Stumbling away from me, hands outstretched mummy-like, a nearly naked man appeared to be walking among the crowd. A group of Asian tourists had gathered around, but the man didn’t flinch. As I drew closer, I smiled with relief at the joke pulled on all of us unsuspecting participants. The man is a life-like sculpture.
The Sleepwalker is part of a public art exhibit called Wanderlust by artist Tony Matelli. The figure is one of several pieces that remind travelers that encounters with nature, art, and architecture are the stuff of everyday life. The painted bronze sculpture immediately shocked me into awareness of my surroundings. For me, it was a perfect introduction to the High Line, a big wake up call to notice the out-of-the-ordinary in the Big Apple.
The sleepwalker sombulates toward the tranquility of the gardens above a noisy street in the Chelsea District. Even though I know he’s not real, a twinge of empathy bubbles up as I might relate to awakening in public wearing only my skivvies and asking Where am I? Nearby, tired wayfarers have kicked off their shoes and splash in the stream of water running over the sidewalk.
We stroll along in a throng of humanity while benches, water features, traffic observation platforms (yes, areas of stadium seating for contemplating the traffic below), people watching, and flowers beckon. The 1.5-mile park stretches from the Meat Packing District (Gansevoort St.) to the 34th Street Hudson Yards.
Ironically, I can’t imagine a more hostile landscape for pedestrians than The Hudson Street Yards. It’s a massive parking lot for trains. In 1934, the tracks carried an elevated freight train rumbling through buildings shaking windows and doors while transporting dairy products from the docks into the city. In 2003, skeptical urban planners ventured into this adaptive reuse project unsure that this was a viable solution for a decommissioned railroad. Thirteen years later, this implausible idea is one of the trendiest redevelopment sites in the city. It’s first iteration was also an unlikely success. It’s hard to believe that while standing in the quiet above a busy intersection we are now lifted out of the world of frantic “getting and spending” that William Wordsworth saw as the cost of modernity in his poem The World is Too Much With Us.
The High Line exposes space between the spaces. The park is a path of well-tended gardens above the streets below. Only the underside of the steel girders are visible from the ground. Two stories above the commercial district, the High Line cuts between the buildings on either side. The park gentrified the space above one of the least desirable areas in the city. Wealthy apartment dwellers now gaze down upon two lower economic stratospheres of the park and the traffic pulsing through intersections below. The park is a Jane Jacobs sidewalk above a Jane Jacobs neighborhood, layered on a bustling historic city grid. It’s living anthropology.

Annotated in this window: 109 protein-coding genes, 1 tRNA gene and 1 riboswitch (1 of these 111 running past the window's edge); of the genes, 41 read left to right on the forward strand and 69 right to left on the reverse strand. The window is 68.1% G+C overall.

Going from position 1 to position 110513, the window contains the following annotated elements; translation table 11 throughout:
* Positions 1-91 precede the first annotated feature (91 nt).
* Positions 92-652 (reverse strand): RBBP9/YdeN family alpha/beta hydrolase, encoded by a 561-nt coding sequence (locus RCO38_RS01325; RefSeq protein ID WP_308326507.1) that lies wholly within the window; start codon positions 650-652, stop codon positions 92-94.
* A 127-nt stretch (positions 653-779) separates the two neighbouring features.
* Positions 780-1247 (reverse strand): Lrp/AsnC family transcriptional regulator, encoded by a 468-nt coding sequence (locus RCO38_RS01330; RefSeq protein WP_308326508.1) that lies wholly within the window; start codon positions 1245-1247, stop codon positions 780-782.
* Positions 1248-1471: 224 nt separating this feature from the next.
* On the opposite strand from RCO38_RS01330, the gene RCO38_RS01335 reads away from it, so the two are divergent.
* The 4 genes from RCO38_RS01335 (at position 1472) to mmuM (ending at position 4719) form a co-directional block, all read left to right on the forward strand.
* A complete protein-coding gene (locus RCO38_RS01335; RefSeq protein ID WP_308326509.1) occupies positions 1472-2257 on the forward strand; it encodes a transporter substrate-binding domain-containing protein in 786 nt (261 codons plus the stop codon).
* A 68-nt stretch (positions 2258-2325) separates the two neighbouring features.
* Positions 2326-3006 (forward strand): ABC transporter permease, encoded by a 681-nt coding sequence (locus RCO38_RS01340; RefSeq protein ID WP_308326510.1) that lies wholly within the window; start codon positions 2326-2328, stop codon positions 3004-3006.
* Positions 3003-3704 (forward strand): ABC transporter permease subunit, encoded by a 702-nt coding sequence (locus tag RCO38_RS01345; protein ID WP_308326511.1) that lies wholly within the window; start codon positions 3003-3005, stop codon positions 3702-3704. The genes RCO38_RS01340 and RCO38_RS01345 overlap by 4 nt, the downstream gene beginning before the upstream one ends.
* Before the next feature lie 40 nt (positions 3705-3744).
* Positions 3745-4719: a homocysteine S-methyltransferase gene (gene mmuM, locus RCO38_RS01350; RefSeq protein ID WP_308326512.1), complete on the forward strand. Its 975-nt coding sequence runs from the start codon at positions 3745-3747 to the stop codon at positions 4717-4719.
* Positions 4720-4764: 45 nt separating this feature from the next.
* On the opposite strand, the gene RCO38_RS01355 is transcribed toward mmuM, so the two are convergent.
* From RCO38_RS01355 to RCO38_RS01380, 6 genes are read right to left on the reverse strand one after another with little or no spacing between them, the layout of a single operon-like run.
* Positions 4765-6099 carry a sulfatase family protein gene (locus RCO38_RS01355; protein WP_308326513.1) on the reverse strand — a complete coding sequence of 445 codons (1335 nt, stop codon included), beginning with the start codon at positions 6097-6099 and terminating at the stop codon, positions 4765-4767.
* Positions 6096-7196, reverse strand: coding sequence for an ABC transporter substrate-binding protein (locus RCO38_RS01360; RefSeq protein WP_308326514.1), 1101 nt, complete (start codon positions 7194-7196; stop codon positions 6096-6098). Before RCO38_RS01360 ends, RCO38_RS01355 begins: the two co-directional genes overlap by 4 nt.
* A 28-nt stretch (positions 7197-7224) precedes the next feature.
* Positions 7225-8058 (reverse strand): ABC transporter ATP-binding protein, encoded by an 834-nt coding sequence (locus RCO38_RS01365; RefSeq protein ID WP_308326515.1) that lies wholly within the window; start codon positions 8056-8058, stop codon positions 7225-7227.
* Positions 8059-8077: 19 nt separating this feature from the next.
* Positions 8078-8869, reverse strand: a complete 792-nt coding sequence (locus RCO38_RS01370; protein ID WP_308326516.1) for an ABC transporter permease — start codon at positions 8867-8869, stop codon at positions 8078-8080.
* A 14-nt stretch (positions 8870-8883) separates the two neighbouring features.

It’s hard for me to fathom paying between $4 to $50 million to live above the High Line.But that’s what people are paying to buy into starchitect Zaha Hadid designed residences on 520 West 28th, Certainly, if you spend that kind of money, a park should come with the deal. The wealthy are the beneficiaries of a fascinating thing happening all along the Eastern Seaboard. A new generation has moved in and is repurposing dilapidated old architecture and infrastructure and making something trendy and desirable. But who was displaced? Were did they go?
The old spur of the New York Central Railroad metamorphosed in two phases between 2006 and 2012. In that six-year span, the many gardens along the park have flourished; young trees defy logic and thrive in the planters between the rails of old tracks. Native plant species, some call them weeds, sprout between the concrete and the rusty steel.
City dwellers need a respite from the world of “getting and spending”. Color, texture, bees, and gardeners tending the flower beds attract people. So far, commerce is confined to kiosks and venders selling books, T-shirts, and tchotchkes. At the street level, near the Whitney Museum of American Art, a cheerful sandwich shop with orange and blue umbrellas suggests it would be nice to have a coffee under the shade of rusting girders. The nook is a pop-up restaurant made possible by a visionary who saw a bit of crab grass growing between the cracks in the sidewalk and imagined a full blown park.